The New Moon has also been historically an opportune time for nighttime military operations to commence —Desert Storm in 1991 and the raid against Bin Laden in 2011 were both conducted under the darkness afforded by the absence of moonlight around a New Moon. It’s yet to be seen if planners looking to conduct airstrikes on Syria are planning on taking advantage of the same conditions to begin operations soon.
Tonight, you can see the +1st magnitude star Spica less than two degrees away from -4th magnitude Venus. This places Venus at 100 times brighter than Spica and visible before sunset if you know exactly where to look for it.
The brightest star in the constellation Virgo, Spica is 260 light years distant and on the short list of nearby stars that will eventually go supernova. Fortunately for us, Spica is well outside of the ~100 light year radius “kill zone”.
You might just be able to spy the Moon and the -1st magnitude planet Mercury low to the west at dusk for the first time for this lunation tonight or (more likely) Friday night. This is also a great time to check out LADEE’s future home as it departs for lunar orbit from Wallops Island in Virginia on Friday night.
Hey, LADEE sitting on the pad atop its Minotaur V rocket with the slim crescent Moon in the background at dusk Friday night would be a great money shot, I’m just sayin’…
This weekend will see the Moon increase in illumination and elevation above the western horizon each evening until Spica, Venus, and the waxing crescent Moon fit within a four degree circle on Sunday night. The Moon will be 12% illuminated, while Venus is currently at a gibbous phase and 72% lit.
This will also present a good chance to see Venus during the daytime, using the nearby crescent Moon as a guide. This is a fun thing to try, and no gear is required! Though Venus may seem tough to find against the bright daytime sky, appearances are deceptive. With an albedo of 67% versus the Moon’s average of 14% Venus is actually brighter than the Moon per square arc second of size!
The Moon will also occult Spica on the evening of September 8th for observers in the Middle East and Europe right around sunset. Spica is one of four bright stars that the Moon can occult in the current epoch, along with Antares, Aldebaran, and Regulus. This is also part of a series of fine occultations of Spica by the Moon ongoing from 2012 to 2014.
Sundown on September 8th offers a special treat, as the 3-day old Moon passes less than a degree from Venus worldwide. The pair will fit easily into the field of view of binoculars or a telescope at low power and present an outstanding photo op.
And for observers based in Argentina and Chile, the Moon will actually occult Venus. Occultations are grand events, a split-second astronomical event in a universe that seems to usually move at a glacial pace. This particular occultation occurs for South American observers just before & after sunset.
We witnessed and recorded a similar pairing of Venus and the daytime Moon from the shores of our camp on Saint Froid Lake in northern Maine back in 2007:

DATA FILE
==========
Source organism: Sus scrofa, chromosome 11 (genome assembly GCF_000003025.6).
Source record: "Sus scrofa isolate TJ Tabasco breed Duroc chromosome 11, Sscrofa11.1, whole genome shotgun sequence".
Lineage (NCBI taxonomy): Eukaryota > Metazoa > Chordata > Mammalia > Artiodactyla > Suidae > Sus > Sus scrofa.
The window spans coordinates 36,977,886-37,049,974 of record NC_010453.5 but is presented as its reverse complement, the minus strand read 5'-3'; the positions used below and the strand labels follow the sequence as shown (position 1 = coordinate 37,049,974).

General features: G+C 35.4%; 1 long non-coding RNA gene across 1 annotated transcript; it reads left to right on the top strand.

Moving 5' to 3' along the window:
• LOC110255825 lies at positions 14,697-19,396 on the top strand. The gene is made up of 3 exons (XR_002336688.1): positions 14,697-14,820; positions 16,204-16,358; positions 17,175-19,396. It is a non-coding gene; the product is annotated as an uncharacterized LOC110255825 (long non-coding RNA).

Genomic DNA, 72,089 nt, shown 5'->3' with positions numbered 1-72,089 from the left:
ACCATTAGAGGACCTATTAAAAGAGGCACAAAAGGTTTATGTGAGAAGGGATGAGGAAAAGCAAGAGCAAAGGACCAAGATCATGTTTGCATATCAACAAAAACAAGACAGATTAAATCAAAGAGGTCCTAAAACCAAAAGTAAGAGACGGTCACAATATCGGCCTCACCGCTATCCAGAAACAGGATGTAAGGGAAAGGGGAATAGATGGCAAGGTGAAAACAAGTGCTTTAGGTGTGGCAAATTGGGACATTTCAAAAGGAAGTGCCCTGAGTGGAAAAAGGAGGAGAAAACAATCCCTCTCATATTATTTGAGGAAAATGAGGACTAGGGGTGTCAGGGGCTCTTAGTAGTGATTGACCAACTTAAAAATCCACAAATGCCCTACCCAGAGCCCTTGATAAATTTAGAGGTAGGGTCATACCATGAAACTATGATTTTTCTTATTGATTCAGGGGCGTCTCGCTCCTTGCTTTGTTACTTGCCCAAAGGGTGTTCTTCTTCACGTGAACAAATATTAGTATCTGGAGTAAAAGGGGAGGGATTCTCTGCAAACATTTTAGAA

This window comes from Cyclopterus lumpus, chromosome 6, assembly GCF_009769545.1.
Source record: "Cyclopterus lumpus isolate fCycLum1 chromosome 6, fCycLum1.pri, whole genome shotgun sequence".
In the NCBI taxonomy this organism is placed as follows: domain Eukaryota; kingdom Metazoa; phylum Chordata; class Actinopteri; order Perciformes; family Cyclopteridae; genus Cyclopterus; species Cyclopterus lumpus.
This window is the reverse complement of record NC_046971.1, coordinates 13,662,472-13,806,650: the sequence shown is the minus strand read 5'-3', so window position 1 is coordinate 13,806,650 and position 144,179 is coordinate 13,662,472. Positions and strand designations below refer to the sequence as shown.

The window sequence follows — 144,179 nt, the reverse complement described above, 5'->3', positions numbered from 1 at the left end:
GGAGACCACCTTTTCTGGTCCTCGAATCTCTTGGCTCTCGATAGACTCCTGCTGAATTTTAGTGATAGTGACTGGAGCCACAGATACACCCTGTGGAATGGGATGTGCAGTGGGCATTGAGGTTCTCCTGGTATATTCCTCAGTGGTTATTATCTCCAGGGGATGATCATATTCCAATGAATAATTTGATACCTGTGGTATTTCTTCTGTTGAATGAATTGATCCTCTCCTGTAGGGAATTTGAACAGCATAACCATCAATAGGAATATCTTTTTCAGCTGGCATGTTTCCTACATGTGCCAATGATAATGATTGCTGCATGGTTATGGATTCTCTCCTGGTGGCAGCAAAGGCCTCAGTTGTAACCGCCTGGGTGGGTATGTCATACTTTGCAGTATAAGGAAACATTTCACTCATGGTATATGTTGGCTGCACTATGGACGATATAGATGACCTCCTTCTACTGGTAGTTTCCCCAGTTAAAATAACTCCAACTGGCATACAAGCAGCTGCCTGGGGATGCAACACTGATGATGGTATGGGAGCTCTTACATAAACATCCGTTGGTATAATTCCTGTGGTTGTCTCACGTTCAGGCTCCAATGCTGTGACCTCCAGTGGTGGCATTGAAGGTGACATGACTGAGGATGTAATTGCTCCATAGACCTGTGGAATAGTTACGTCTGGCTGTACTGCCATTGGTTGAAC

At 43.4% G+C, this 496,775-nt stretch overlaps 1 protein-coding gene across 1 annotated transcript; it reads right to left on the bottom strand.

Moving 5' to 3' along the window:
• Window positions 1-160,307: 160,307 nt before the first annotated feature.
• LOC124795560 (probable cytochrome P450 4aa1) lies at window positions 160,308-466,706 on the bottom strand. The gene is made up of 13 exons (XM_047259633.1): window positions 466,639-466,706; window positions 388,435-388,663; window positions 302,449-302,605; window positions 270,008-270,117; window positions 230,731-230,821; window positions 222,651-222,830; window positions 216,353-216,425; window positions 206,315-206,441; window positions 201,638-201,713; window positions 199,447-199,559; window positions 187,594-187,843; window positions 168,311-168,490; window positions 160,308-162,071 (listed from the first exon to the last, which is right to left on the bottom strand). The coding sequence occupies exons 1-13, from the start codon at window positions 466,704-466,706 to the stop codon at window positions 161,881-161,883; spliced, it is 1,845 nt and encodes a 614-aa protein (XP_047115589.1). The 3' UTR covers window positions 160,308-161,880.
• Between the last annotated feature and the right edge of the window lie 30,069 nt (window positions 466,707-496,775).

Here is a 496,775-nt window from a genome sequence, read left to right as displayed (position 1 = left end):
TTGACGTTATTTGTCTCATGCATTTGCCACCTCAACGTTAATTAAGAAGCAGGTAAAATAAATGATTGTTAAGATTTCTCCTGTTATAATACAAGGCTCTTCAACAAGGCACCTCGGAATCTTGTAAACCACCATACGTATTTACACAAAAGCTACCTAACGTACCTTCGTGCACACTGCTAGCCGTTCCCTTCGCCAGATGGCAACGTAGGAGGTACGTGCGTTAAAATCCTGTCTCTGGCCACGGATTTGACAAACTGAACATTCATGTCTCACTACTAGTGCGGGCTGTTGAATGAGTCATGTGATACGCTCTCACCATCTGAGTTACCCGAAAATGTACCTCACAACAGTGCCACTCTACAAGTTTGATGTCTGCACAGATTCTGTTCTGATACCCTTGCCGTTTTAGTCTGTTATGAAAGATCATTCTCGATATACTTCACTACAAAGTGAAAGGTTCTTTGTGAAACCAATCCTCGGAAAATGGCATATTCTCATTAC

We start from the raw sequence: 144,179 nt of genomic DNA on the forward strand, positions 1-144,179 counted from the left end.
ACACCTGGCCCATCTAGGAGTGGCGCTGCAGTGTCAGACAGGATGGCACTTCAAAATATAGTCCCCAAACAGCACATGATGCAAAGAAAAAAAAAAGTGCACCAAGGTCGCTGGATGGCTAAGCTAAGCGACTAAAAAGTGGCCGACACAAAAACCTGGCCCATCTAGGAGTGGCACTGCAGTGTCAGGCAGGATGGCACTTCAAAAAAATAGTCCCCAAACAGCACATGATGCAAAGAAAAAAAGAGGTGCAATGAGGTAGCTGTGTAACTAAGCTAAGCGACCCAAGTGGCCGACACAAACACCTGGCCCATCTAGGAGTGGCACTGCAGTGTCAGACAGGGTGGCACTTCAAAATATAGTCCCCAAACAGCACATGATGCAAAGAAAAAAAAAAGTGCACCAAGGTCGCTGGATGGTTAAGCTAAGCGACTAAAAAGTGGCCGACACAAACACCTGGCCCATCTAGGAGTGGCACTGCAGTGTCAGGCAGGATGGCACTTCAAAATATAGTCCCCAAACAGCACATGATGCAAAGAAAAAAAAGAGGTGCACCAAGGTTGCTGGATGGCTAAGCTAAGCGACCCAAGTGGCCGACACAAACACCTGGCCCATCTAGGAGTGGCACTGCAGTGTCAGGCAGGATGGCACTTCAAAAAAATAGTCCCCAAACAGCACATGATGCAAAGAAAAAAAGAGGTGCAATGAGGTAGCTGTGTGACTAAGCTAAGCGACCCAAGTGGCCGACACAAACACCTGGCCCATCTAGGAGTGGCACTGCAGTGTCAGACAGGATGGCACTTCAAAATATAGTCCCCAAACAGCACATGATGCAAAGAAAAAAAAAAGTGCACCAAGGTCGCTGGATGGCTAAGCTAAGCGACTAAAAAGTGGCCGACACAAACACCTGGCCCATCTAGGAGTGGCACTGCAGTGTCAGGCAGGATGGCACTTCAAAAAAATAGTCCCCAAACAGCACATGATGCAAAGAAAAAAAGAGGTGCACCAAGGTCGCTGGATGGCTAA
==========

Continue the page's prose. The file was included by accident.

Also, keep an eye out for a ghostly phenomenon known as the ashen light on the dark limb of the Moon. Also known as Earthshine, what you’re seeing is the reflection of sunlight off of the Earth illuminating the (cue Pink Floyd) dark side of the Moon. When the Moon is a crescent as seen from the Earth, the Earth is at gibbous phase as seen from the nearside of the Moon. Remember, the lunar farside and darkside are two different things! Earthshine can vary in brightness, based on the amount of cloud and snow cover present or absent on the Earth’s moonward side. My Farmer’s Almanac-consulting grandpappy would call ashen light the “Old Moon in the New Moon’s arms,” and reckon rain was a comin’…
Be sure to check out these astronomical goings on this weekend, and send those pics in to Universe Today!
The planets are slowly returning into view this month, bashfully peeking out from behind the Sun in the dawn & dusk sky. This month offers a bonanza of photogenic conjunctions, involving the Moon, planets and bright stars.
The action begins tonight on July 8th, as the waxing crescent Moon joins the planet Venus in the dusk sky. The razor thin Moon will be a challenge on Monday night, as it just passed New on the morning of the 8th at 3:14AM EDT/7:14 Universal Time (UT). The record for spotting the thin crescent with the naked eye currently stands at 15 hours and 32 minutes, completed by Stephen O’Meara on May 1990. Binoculars help considerably in this endeavor. Wait until 15 minutes after local sunset, and then begin patiently sweeping the horizon.
Mr. Thierry Legault completed an ultimate photographic challenge earlier today, capturing the Moon at the precise moment of New phase!
This week marks the start of lunation 1120. The Moon will be much easier to nab for observers worldwide on Tuesday night, July 9th for observers worldwide. The sighting of the waxing crescent Moon will also mark the start of the Muslim month of Ramadan for 2013. Due to the angle of the ecliptic in July, many northern hemisphere observers may not spot the Moon until Wednesday night on July 10th, about 6.7 degrees south west of -4.0 magnitude Venus.